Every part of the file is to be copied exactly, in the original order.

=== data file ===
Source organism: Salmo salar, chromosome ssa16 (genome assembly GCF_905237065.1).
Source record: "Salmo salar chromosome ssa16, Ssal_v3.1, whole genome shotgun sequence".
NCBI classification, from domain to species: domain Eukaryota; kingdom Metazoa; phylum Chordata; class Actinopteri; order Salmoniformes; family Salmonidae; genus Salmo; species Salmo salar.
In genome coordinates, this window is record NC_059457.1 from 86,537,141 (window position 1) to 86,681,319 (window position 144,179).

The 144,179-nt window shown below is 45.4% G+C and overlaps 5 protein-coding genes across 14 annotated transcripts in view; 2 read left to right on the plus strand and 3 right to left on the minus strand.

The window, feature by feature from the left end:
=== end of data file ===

Source organism: Salmo salar, chromosome ssa16 (genome assembly GCF_905237065.1).
Source record: "Salmo salar chromosome ssa16, Ssal_v3.1, whole genome shotgun sequence".
NCBI classification, from domain to species: domain Eukaryota; kingdom Metazoa; phylum Chordata; class Actinopteri; order Salmoniformes; family Salmonidae; genus Salmo; species Salmo salar.
In genome coordinates, this window is record NC_059457.1 from 86,537,141 (window position 1) to 86,681,319 (window position 144,179).

The 144,179-nt window shown below is 45.4% G+C and overlaps 5 protein-coding genes across 14 annotated transcripts in view; 2 read left to right on the plus strand and 3 right to left on the minus strand.

The window, feature by feature from the left end: